Using Purple in Interiors

ūüď∑Image Credit: Nepture / James Hare / Annie Sloan

Purple is seeing somewhat of a resurgence with interior designers and home brands exploring the various ways of using this versatile colour.

With a wide spectrum of hues ranging from deep aubergine and rich berry shades, through to soft lavender and lilac, purple offers great potential for creating a wide variety of interior looks from romantic and tranquil to bold and dramatic. Used as a dominant colour in a room it can make for an exciting and impactful scheme, but it also works well as an accent colour alongside other hues. Despite this, many find purple too bold or dramatic to pair with other colour combinations.

Choosing purple for your interior

Often associated with Royalty and luxury, and so a perfect tie up with this years coronation of King Charles III, purple can add real character to a room. Saturated shades of purple can envelop and add drama, particularly when teamed with the warm metallics of gold or copper. Dark purples on walls can be great for creating cosy living spaces as they help to create a cocooning feel but you can also use darker tones of purple in rooms that have lots of natural light.

Soft lilac, lavender and heather are perfect colour tones for relaxing spaces such as bedrooms and make a great backdrop for introducing other colours. By choosing a lighter shade the effect will be much less dominating and offer more opportunities to change the look. Lilac is feminine and restful but without contrasting elements it can look washed out so consider introducing stronger purple tones or contrasting colour accents for your accessories and soft furnishings to create depth and interest.

ūüď∑¬†Plain Chenille Curtains in Aubergine from McAlister Textiles

Use the colour wheel to refine your scheme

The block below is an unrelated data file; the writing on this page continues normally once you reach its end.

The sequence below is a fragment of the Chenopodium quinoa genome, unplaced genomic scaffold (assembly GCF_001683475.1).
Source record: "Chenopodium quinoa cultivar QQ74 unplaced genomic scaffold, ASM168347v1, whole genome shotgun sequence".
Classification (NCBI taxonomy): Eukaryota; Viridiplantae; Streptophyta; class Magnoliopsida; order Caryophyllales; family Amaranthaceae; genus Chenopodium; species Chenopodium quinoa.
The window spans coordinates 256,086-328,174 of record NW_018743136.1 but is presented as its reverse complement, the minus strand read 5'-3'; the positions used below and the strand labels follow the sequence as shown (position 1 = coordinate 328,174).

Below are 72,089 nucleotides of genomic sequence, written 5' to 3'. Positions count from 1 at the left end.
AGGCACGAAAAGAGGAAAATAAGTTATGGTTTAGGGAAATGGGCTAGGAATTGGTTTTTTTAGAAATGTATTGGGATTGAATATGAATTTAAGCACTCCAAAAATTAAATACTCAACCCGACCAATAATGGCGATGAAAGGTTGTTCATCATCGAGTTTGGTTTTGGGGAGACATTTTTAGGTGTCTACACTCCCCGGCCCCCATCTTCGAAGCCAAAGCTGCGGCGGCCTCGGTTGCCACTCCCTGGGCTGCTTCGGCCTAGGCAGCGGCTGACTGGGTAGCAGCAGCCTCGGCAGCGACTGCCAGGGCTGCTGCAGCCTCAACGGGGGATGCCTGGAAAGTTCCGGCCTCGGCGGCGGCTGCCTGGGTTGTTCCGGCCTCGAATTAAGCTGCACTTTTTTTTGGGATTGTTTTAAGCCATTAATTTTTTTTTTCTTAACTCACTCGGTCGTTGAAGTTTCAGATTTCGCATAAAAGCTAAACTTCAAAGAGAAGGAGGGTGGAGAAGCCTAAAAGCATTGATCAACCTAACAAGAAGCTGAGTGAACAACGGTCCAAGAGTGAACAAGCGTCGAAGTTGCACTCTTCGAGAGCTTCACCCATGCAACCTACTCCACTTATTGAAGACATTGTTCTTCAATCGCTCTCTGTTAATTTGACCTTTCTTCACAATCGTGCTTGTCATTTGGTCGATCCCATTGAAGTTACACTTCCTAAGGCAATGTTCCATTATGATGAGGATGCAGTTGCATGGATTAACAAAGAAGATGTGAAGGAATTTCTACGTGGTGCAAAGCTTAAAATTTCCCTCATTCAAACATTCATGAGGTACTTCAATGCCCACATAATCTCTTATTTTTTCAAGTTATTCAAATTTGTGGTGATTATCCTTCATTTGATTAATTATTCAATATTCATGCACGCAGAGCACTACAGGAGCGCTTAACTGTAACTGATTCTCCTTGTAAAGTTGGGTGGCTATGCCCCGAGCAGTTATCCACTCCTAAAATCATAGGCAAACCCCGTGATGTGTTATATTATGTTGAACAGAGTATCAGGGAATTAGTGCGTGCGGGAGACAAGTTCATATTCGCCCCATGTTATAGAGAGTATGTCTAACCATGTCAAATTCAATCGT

ūüď∑Image credit: James Hare

Finding the right complementary colours for the shade of purple you are working with will depend on the look and feel you want to create in the room.

"Complimentary and Contrasting colours are those that sit opposite each other on the colour wheel, such as purple and yellow, and using these together makes for much stronger and more powerful decorating schemes" 

'Harmonizing is when we blend similar colours and tones together, in particular using colours that lie next to each other on the colour wheel. As the name suggests, this creates harmonious and restful rooms,' 

Justyna Korczynska, senior designer at Crown Paints

For a bold eye catching scheme use deep purple with contrasting shades of ochre or yellow which are opposite purple on the colour wheel. For a more restful scheme select harmonious tones of lilac and lavender or combine these tones with neutral colours, pale blues and greens. 

Introduce Purple as an accent colour

Because of the relatively low cost, scatter cushions are a great way to experiment with introducing purple and its complimentary colours into an interior scheme, especially if you lack confidence with using colour in your home. Combining contrasting colours can make an eye catching focal point or you can group a collection of cushions with different textures and patterns in harmonious tones to add colour without dominating.
The beauty of cushions is that they can be easily switched around to create a new look or to introduce trending colours or designs.
Read our blog on colour theory to learn more about using the colour wheel to help with creating successful interior design schemes.
Need help with choosing fabrics? Get in touch with our knowledgeable team for free advice.

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